of 15

Chapter 3 | Fascism | Democratic Party (United States)

16 views
All materials on our website are shared by users. If you have any questions about copyright issues, please report us to resolve them. We are always happy to assist you.
Share
Description
CHAPTER 3. THE USE OF RELIGIOUS AFFILIATION - A WAY OF SAYING NO ? The quintessential American suburbs, with their gracious single-family homes, large green lawns, and leaf-shaded streets, reflected not only residents’ dreams but nightmares, not only hopes but fears: fear of others, of racial minorities and low income groups, fear of themselves, fear of the market, and, above all, fear of change. These fears, and the restrictive covenants that embodied them, are the subject of Robert M. Fogels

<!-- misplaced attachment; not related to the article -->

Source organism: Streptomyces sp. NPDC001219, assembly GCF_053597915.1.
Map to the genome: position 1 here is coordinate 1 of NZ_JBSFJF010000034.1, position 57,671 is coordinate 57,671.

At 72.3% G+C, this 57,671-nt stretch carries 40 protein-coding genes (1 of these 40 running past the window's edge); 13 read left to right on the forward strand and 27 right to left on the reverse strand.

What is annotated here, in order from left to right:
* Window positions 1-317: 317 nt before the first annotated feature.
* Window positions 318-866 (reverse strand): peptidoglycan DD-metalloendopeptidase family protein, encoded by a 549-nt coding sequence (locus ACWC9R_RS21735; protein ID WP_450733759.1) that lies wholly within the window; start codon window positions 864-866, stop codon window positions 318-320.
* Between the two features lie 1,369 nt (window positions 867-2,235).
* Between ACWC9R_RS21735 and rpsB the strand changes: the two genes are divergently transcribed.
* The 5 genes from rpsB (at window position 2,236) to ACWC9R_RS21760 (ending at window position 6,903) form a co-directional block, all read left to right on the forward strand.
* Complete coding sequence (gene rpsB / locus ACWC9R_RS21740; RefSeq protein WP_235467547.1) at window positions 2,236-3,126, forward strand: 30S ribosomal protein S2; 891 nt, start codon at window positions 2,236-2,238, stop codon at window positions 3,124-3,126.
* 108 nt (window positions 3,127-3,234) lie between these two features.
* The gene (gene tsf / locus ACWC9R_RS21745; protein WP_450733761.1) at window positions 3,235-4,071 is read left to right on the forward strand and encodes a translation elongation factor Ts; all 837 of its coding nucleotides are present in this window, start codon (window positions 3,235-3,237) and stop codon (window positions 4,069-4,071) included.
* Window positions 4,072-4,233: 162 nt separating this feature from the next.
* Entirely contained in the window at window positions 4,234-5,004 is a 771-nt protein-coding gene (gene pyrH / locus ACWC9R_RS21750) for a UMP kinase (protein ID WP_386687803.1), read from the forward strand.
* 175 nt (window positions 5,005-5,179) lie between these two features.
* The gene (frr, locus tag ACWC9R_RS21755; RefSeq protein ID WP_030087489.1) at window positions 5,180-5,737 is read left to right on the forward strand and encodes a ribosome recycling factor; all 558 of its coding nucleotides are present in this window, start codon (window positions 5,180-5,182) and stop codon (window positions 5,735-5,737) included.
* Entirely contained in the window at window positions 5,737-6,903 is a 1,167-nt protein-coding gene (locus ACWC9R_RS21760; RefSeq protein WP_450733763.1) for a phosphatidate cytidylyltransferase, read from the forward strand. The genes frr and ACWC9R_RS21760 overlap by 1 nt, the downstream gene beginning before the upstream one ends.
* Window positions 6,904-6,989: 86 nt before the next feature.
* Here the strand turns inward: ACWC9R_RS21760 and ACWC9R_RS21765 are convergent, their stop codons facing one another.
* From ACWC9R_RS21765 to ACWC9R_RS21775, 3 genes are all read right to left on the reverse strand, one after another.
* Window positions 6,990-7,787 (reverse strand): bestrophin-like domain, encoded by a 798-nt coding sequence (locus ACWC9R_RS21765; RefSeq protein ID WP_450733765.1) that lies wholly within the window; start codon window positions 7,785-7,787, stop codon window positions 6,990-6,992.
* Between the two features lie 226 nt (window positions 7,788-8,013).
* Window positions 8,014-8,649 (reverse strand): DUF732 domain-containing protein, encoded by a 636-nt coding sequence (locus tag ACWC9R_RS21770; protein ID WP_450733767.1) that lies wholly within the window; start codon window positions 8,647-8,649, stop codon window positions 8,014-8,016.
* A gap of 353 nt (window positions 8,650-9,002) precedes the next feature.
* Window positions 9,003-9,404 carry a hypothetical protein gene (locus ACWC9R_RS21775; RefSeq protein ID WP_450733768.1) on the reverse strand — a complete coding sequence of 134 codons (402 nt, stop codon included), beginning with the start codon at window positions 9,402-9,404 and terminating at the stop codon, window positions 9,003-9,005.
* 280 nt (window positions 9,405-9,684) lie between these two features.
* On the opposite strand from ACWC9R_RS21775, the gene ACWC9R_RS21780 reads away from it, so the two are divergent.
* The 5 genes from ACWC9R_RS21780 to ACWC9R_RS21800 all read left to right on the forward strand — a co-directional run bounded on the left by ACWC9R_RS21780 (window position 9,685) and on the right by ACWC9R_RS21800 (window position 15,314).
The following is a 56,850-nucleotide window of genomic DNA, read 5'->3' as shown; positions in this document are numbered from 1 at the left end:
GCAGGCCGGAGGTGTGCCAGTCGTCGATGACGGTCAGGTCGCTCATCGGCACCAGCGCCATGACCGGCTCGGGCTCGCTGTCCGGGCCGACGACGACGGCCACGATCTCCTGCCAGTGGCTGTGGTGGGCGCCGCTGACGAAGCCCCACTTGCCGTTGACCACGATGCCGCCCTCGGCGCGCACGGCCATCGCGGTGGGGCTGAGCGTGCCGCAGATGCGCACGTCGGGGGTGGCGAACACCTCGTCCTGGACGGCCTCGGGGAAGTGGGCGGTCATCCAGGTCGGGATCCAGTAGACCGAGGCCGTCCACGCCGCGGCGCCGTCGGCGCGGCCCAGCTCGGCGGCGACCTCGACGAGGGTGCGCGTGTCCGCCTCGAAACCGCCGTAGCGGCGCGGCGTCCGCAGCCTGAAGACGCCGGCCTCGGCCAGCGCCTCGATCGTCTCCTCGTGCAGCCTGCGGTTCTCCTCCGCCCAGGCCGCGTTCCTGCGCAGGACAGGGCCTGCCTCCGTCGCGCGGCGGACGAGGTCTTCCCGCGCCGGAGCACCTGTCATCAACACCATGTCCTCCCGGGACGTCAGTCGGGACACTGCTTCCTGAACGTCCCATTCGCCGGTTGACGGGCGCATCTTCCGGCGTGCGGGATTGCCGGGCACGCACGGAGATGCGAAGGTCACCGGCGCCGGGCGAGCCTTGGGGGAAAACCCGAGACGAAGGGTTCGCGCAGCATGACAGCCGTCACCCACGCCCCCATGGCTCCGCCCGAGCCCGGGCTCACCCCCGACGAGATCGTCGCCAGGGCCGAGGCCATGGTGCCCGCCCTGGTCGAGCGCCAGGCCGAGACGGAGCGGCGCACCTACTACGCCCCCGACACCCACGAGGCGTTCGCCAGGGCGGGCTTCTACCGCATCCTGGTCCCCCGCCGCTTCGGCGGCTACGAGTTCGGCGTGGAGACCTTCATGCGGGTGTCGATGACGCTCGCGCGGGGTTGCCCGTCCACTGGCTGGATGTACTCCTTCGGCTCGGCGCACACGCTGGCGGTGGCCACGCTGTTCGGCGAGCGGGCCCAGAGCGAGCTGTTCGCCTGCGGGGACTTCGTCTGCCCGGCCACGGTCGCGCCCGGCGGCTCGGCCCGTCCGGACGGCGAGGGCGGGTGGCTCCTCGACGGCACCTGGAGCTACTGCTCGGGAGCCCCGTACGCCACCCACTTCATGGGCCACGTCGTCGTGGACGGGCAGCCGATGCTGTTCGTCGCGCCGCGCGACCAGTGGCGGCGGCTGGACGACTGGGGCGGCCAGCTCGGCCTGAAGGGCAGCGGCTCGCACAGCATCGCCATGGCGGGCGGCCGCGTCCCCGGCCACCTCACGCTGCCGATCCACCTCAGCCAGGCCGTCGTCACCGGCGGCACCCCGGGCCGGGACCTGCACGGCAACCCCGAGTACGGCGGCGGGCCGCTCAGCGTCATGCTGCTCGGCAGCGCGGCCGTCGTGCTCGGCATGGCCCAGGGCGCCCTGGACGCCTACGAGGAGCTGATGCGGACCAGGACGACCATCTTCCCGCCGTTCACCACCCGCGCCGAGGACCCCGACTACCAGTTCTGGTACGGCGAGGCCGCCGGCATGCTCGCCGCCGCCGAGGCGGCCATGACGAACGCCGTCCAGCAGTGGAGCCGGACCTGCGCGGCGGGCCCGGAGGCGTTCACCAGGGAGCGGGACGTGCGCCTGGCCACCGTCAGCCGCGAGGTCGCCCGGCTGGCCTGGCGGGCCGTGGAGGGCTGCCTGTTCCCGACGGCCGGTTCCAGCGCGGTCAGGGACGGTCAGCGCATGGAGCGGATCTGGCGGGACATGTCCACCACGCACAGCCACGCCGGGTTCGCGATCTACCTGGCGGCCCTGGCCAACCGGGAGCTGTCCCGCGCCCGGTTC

Tags
Transcript